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The Violins of Cremona

Since the 16th century, Cremona’s luthiers—including Stradivari himself—have been using a particularly resonant wood from Paneveggio, known as Italy’s “violin forest,” to handcraft the world’s finest violins. Then a 2018 storm decimated the forest. A band of experts in Cremona…

The Healing Power of “Bello”

On the Northeastern coast of Italy, an unusual drug treatment center uses craftsmanship — and the strength of community — to rehabilitate some of Europe’s most intractable drug addicts.

The Secrets of an Italian Gelato Master

Gelato, it turns out, is a very different creature from ice cream. And there are reasons that the best gelato tastes so creamy yet somehow still light—and indescribably perfect. Is it the recipe? The method? Or something else? In honor…

Fall 2020, Winter 2020

Italy’s Endangered Violin Forest

Since the 16th century, Cremona’s luthiers—including Stradivari himself—have been using an unusually resonant wood from Paneveggio, known as Italy’s “violin forest,” to handcraft the world’s finest string instruments. Then a 2018 storm decimated the forest. A band of experts in Cremona is now rallying to save this iconic tradition. A documentary short.

Film by LUISA GROSSO

Fall 2019

2019 Craftsmanship Quarterly Gift Guide

The word artisanal has become so shopworn that it’s almost devoid of meaning. (To wit: we once saw a pizza outlet on the outskirts of a small town in northern France that was fashioned in the style of an ATM-kiosk under the following sign: “Artisanal Pizza.”) In stark contrast to this sorry state of affairs, we would like to suggest a few items for holiday shopping made by some of the masters we profiled in 2019.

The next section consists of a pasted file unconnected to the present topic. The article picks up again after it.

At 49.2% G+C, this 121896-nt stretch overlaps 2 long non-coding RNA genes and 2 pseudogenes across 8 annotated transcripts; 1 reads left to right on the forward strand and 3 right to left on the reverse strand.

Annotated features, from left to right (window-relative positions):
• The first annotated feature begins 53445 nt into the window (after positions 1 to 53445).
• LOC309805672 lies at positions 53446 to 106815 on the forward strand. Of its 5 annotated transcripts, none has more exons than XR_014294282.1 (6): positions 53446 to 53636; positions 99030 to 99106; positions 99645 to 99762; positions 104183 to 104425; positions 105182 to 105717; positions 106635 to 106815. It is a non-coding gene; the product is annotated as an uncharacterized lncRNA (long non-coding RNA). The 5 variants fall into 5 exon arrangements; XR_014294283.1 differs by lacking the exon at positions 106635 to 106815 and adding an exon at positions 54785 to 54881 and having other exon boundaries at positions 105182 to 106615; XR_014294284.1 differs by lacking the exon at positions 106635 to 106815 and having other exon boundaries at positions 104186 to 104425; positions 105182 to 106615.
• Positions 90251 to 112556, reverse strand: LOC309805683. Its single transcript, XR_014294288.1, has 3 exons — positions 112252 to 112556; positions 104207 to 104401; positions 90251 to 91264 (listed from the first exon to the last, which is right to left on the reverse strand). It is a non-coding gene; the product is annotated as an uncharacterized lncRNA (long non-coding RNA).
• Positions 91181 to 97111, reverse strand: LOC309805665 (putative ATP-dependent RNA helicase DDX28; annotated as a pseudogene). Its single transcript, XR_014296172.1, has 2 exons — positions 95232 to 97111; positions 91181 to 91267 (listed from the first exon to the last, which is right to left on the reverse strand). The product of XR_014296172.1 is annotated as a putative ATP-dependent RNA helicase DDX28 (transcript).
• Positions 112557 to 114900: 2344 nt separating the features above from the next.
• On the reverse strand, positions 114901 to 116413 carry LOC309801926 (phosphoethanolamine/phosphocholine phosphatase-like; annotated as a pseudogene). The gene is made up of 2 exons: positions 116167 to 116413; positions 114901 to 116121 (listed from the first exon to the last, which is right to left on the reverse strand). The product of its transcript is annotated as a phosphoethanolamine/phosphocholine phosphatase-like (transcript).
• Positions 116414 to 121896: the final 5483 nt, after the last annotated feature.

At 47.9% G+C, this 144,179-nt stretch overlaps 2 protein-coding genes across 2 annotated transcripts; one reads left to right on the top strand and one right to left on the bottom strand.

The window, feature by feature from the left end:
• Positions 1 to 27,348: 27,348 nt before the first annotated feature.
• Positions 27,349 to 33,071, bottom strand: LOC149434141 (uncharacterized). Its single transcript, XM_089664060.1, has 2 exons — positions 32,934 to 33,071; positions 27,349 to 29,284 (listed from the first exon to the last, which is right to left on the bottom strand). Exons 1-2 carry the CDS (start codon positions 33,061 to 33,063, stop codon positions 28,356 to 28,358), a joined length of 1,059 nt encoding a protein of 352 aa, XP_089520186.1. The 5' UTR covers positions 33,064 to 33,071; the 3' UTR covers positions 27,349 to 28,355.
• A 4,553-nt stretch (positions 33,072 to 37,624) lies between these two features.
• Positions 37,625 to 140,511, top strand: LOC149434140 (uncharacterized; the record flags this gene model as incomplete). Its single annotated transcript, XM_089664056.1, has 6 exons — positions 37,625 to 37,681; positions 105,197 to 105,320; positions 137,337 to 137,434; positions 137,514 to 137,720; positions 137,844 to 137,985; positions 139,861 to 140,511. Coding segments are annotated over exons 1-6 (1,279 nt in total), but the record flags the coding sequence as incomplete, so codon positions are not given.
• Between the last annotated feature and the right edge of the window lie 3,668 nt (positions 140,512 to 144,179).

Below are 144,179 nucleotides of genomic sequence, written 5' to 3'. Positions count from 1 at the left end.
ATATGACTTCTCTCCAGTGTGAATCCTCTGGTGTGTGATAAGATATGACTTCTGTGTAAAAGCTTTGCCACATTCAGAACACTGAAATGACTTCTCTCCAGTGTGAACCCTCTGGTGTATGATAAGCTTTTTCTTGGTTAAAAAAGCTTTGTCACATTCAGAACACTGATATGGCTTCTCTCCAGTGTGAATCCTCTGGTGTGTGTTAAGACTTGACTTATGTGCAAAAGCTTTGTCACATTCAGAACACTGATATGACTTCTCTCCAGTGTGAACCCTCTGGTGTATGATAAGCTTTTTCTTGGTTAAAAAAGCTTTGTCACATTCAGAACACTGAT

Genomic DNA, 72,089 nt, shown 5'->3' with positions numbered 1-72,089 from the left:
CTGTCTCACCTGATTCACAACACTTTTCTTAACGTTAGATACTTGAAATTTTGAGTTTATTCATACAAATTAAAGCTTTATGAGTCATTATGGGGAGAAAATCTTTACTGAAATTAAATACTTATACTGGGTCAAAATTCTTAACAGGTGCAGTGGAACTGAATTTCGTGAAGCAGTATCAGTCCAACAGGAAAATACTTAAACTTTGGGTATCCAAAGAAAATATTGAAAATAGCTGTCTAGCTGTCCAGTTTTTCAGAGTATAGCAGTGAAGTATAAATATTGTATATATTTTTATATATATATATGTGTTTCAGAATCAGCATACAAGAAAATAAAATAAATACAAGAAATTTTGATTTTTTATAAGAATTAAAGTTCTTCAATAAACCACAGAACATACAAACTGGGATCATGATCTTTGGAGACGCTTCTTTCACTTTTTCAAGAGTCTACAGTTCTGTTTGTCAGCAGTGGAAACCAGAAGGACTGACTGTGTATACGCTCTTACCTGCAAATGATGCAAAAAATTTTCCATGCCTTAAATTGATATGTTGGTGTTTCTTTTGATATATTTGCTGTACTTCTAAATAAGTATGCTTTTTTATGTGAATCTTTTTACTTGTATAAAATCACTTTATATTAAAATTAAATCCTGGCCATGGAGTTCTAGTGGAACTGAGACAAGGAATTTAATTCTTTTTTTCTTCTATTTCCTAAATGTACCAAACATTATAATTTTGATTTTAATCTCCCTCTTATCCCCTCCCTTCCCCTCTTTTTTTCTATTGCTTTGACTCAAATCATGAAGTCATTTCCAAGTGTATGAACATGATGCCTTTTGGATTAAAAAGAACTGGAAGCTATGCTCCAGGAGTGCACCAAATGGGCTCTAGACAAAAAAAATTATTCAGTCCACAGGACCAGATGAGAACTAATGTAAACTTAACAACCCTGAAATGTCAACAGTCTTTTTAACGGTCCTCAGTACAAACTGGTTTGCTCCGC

By EDITORS OF CRAFTSMANSHIP QUARTERLY

Summer 2019

Italy’s Ancient Textile-Printing Mangle

Only a handful of artisans still practice the centuries-old craft of rust printing on fabric. Of those who do, even fewer use the traditional stone mangle, or press, on handwoven, raw hemp fabric, yielding textiles that last for centuries. The Marchi family print-works, in Italy’s Romagna region, may well be the only place left in the world that still produces authentic, rust-printed textiles that are fully handmade.

Story and Film by LUISA GROSSO

Spring 2019

The Healing Power of “Bello”

On the Northeastern coast of Italy, not far from meccas of refinement such as Bologna and Florence, an unusual drug treatment community named San Patrignano has grown and thrived for more than 40 years. The program’s methodology? Teach addicts high-level artisanal skills, and slowly but surely, confidence and pride fill what was once a desperate void.

By LAURA FRASER

Spring 2018

The World’s Greatest Goldbeater

Marino Menegazzo spends his days hammering gold leaf into sheets so fine that your slightest touch will make them dissolve. His workshop—a simple brick building hidden on one of Venice’s myriad piazzas—was once the home and studio of Titian, Italy’s immortal Renaissance painter. Come visit with the world’s last true master of handmade gold leaf—an ancient craft where the hand can still beat the machine, every time.

By ERLA ZWINGLE

Spring 2017

Women Who Embroider the Air

In Burano—a tiny island four miles from the city of Venice—the ancient art of ultra-fine, hand-sewn lace somehow remains alive. And so does the equally ancient culture surrounding it. Our correspondent visits with the master craftswomen of Burano to learn their history, their secrets, and the prospects for their future.

By ERLA ZWINGLE

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